The Many Uses of a Job Description
Grow Your Business, Not Your Inbox
Who knew that a good job description could be such as a versatile management tool? Though it still remains a hiring tool in the most traditional sense--a written description identifying a job by title, essential functions and requirements--a well-crafted description also spells out the knowledge, abilities and skills required to perform a job successfully. These additional descriptions are extremely helpful when it comes to employee training and career development.
A business owner can use a good job description not only as a valuable aid in the job-recruiting process, but also as an outline for reporting relationships and working conditions. A well-crafted job description can also be used for:
- Performance management. You can use it to set measurable performance goals based on duties in the job description, and then coach your employees to meet these goals as needed.
- Training and employee development. You can use your employee job descriptions, along with descriptions of possible job promotions, as incentives for employees to pursue classes, seminars and other career development activities.
- Compensation. Job descriptions can be helpful in developing a standardized compensation program with minimums and maximums for each position.
- Recognition and rewards. You can use the descriptions as a baseline for performance, and as a tool to encourage employee performance "above and beyond" the job description in order to receive recognition and rewards.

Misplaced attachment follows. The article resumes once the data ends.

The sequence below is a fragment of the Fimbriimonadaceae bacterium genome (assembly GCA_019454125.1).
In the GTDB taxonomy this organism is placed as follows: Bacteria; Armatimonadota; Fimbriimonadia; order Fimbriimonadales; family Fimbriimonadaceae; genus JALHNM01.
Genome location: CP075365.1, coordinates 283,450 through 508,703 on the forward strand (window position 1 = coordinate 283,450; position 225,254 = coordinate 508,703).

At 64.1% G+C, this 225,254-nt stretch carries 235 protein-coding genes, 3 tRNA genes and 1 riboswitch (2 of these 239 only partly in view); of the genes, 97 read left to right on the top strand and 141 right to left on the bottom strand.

- Discipline. If you need to, you can use the job description to illustrate that an employee isn't adequately performing job functions.
- Return-to-work programs. You can prepare for light or modified duty options to allow for a smoother transition from a workers' compensation injury or leave.
- Essential job function analysis. Written job descriptions have become increasingly important due to the enactment, in July of 1992, of the Americans with Disabilities Act (ADA). A well-developed job description can provide details on the "essential functions" of a job. This is very helpful when an employee requests a reasonable accommodation under the ADA. The job description can contain prerequisites for positions such as educational requirements, employment experience, physical requirements, supervisory responsibilities and certificates or licenses needed. Well-developed, accurate job descriptions may also prove useful in providing a defense against charges of employment discrimination beyond the recruiting process.
When it comes to job description, flexibility is the key. It may be wise to create more generic job descriptions that emphasize expectations and accountabilities, rather than specific tasks, thereby encouraging employees to focus on results rather than job duties. A more wide-ranging job description is also easier to maintain--it doesn't require modification with every minor change in duties.
Mary Massad is the director of HR product development for Administaff, a leading personnel management company that serves as a full-service human resources department for thousands of small and medium-sized businesses throughout the United States. For additional HR information, visit HR PowerHouse, an HR website powered by Administaff.